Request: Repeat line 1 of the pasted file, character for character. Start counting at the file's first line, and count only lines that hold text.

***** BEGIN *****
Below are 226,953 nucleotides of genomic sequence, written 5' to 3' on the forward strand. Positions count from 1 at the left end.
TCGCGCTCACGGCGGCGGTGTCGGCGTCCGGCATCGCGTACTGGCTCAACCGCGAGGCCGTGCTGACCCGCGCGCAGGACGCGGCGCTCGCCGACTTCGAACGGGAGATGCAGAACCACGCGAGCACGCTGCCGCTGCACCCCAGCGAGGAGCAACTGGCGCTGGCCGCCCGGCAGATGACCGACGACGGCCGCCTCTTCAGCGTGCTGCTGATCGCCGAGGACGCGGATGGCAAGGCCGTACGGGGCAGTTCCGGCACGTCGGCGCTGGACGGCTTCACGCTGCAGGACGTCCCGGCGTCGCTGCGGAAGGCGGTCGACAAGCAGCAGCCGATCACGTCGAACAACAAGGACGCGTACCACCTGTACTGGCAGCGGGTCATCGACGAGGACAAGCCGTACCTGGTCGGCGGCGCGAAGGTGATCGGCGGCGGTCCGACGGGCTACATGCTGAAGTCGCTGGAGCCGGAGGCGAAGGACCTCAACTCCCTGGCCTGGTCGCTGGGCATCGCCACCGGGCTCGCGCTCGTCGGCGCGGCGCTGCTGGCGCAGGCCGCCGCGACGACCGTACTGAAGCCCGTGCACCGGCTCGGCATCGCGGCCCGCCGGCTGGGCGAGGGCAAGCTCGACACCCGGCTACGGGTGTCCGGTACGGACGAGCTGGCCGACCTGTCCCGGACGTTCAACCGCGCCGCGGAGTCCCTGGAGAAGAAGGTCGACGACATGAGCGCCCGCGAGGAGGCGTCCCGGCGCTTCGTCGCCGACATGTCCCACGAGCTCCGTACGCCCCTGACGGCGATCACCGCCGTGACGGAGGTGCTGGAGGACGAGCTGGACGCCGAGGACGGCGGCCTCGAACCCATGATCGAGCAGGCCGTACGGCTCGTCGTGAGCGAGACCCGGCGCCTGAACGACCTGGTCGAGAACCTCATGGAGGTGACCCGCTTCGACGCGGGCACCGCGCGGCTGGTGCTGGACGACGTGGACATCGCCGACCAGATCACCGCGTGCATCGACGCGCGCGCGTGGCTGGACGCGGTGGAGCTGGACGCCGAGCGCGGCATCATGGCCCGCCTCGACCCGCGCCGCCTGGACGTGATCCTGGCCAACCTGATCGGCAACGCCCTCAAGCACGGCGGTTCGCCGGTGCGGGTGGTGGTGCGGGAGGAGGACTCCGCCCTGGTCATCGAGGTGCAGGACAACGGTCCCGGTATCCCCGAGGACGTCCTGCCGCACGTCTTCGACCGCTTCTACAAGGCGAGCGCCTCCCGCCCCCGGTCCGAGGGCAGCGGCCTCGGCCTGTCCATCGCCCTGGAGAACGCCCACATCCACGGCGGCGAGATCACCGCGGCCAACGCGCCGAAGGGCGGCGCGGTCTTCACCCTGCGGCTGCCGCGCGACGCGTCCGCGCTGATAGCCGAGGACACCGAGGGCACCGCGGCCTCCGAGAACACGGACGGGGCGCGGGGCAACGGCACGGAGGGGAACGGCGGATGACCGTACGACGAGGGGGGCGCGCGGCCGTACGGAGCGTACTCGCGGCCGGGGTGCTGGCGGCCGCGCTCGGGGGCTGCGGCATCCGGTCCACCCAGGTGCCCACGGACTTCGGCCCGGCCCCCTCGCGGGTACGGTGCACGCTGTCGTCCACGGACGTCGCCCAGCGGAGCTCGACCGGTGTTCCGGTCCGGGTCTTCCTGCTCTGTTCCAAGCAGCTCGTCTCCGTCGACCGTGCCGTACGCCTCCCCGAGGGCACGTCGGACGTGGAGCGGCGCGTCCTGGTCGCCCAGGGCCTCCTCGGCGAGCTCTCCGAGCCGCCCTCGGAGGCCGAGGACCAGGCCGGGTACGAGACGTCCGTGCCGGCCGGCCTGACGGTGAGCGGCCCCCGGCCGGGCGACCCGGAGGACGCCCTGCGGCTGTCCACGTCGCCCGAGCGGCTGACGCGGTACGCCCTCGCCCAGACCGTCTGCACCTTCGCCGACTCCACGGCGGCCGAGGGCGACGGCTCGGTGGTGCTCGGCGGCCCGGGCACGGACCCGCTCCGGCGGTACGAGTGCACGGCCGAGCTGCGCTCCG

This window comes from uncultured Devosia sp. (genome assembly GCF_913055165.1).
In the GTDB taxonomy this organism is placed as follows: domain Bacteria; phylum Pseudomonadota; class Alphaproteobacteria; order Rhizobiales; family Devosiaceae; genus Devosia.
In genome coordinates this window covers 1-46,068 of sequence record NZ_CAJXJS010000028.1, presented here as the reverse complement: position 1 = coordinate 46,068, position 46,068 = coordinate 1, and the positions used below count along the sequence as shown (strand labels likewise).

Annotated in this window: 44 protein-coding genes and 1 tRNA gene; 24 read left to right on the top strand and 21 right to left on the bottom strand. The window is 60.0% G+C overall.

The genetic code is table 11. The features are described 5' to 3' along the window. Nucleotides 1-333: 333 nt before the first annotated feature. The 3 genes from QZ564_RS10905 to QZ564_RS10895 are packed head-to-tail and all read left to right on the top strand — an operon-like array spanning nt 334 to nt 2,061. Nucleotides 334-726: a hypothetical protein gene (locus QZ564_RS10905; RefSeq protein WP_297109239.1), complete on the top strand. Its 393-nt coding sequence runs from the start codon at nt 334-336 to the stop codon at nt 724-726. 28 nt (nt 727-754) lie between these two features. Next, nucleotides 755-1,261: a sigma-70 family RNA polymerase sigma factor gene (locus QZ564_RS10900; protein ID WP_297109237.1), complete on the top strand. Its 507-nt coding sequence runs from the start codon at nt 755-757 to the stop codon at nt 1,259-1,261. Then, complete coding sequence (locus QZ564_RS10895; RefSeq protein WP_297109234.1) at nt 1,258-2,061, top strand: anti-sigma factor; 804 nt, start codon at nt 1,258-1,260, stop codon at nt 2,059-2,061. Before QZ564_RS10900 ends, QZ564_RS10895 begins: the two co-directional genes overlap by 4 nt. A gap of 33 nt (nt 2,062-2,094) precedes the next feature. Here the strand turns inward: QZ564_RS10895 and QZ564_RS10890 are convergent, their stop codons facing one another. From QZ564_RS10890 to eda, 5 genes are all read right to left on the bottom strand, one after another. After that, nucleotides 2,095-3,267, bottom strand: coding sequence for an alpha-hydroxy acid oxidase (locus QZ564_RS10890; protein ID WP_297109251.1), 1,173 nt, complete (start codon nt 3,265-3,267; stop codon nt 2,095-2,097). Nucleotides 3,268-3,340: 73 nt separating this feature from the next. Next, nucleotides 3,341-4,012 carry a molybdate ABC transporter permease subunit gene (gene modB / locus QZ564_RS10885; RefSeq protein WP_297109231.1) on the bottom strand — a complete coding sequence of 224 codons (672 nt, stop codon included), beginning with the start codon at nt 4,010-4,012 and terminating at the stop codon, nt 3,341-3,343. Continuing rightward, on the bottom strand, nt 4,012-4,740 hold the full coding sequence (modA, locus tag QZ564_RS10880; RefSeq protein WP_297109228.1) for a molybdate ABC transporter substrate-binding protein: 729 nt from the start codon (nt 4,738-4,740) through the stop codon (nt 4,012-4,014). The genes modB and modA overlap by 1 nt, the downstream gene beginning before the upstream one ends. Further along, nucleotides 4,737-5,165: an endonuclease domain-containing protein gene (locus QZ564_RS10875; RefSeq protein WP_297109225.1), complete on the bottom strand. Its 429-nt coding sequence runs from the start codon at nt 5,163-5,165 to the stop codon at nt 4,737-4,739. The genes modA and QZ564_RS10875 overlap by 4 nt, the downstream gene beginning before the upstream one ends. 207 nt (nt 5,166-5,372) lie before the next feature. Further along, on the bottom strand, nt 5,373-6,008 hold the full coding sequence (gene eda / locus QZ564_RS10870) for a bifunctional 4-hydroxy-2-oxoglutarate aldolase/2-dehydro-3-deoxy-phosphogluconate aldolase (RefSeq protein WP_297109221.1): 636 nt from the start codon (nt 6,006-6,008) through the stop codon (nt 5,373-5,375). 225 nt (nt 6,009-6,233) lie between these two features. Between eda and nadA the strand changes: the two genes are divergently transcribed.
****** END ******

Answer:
Below are 226,953 nucleotides of genomic sequence, written 5' to 3' on the forward strand. Positions count from 1 at the left end.